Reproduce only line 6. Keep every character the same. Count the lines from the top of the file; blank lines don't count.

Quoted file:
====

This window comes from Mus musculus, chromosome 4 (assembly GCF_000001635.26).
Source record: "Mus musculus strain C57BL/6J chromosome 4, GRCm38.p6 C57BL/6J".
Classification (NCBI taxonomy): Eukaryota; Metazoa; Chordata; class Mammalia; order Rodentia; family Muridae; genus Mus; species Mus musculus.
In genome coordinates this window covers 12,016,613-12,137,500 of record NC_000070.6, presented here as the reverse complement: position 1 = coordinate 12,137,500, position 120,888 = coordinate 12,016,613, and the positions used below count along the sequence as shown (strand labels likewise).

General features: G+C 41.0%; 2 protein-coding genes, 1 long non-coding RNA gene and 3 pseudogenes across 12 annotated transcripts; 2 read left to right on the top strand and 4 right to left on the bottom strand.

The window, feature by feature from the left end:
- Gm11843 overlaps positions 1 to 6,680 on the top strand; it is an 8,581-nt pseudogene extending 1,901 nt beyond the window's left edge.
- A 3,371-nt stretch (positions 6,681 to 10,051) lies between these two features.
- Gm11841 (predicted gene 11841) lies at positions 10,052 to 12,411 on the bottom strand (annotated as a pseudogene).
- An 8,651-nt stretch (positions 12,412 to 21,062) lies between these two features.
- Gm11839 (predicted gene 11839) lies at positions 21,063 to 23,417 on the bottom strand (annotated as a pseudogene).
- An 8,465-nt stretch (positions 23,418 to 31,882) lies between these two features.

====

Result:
The window, feature by feature from the left end: